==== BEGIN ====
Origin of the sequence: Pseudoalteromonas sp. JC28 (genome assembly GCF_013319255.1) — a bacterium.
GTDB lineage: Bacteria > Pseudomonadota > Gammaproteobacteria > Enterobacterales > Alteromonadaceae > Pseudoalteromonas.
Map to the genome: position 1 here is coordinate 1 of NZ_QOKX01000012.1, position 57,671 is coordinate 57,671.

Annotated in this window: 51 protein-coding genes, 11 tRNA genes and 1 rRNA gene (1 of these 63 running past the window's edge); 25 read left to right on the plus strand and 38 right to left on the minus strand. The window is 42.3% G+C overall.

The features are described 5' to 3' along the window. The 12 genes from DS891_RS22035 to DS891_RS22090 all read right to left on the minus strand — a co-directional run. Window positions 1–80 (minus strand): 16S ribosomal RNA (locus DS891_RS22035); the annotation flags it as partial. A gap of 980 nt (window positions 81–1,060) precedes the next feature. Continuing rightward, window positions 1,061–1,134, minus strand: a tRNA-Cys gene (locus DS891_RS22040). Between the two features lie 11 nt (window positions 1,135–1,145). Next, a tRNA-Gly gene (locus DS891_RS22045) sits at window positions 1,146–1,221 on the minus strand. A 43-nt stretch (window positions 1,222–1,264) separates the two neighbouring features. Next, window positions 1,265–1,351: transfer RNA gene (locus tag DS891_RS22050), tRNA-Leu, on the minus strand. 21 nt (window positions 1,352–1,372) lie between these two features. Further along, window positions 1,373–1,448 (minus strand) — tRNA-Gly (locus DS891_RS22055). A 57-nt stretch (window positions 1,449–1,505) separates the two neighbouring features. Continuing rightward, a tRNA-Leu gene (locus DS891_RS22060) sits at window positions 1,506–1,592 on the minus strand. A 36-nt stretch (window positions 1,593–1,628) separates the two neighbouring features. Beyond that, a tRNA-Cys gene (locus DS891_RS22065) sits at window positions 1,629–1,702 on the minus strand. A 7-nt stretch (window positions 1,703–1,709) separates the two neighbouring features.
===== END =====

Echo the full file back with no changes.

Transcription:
Origin of the sequence: Pseudoalteromonas sp. JC28 (genome assembly GCF_013319255.1) — a bacterium.
GTDB lineage: Bacteria > Pseudomonadota > Gammaproteobacteria > Enterobacterales > Alteromonadaceae > Pseudoalteromonas.
Map to the genome: position 1 here is coordinate 1 of NZ_QOKX01000012.1, position 57,671 is coordinate 57,671.

Annotated in this window: 51 protein-coding genes, 11 tRNA genes and 1 rRNA gene (1 of these 63 running past the window's edge); 25 read left to right on the plus strand and 38 right to left on the minus strand. The window is 42.3% G+C overall.

The features are described 5' to 3' along the window. The 12 genes from DS891_RS22035 to DS891_RS22090 all read right to left on the minus strand — a co-directional run. Window positions 1–80 (minus strand): 16S ribosomal RNA (locus DS891_RS22035); the annotation flags it as partial. A gap of 980 nt (window positions 81–1,060) precedes the next feature. Continuing rightward, window positions 1,061–1,134, minus strand: a tRNA-Cys gene (locus DS891_RS22040). Between the two features lie 11 nt (window positions 1,135–1,145). Next, a tRNA-Gly gene (locus DS891_RS22045) sits at window positions 1,146–1,221 on the minus strand. A 43-nt stretch (window positions 1,222–1,264) separates the two neighbouring features. Next, window positions 1,265–1,351: transfer RNA gene (locus tag DS891_RS22050), tRNA-Leu, on the minus strand. 21 nt (window positions 1,352–1,372) lie between these two features. Further along, window positions 1,373–1,448 (minus strand) — tRNA-Gly (locus DS891_RS22055). A 57-nt stretch (window positions 1,449–1,505) separates the two neighbouring features. Continuing rightward, a tRNA-Leu gene (locus DS891_RS22060) sits at window positions 1,506–1,592 on the minus strand. A 36-nt stretch (window positions 1,593–1,628) separates the two neighbouring features. Beyond that, a tRNA-Cys gene (locus DS891_RS22065) sits at window positions 1,629–1,702 on the minus strand. A 7-nt stretch (window positions 1,703–1,709) separates the two neighbouring features.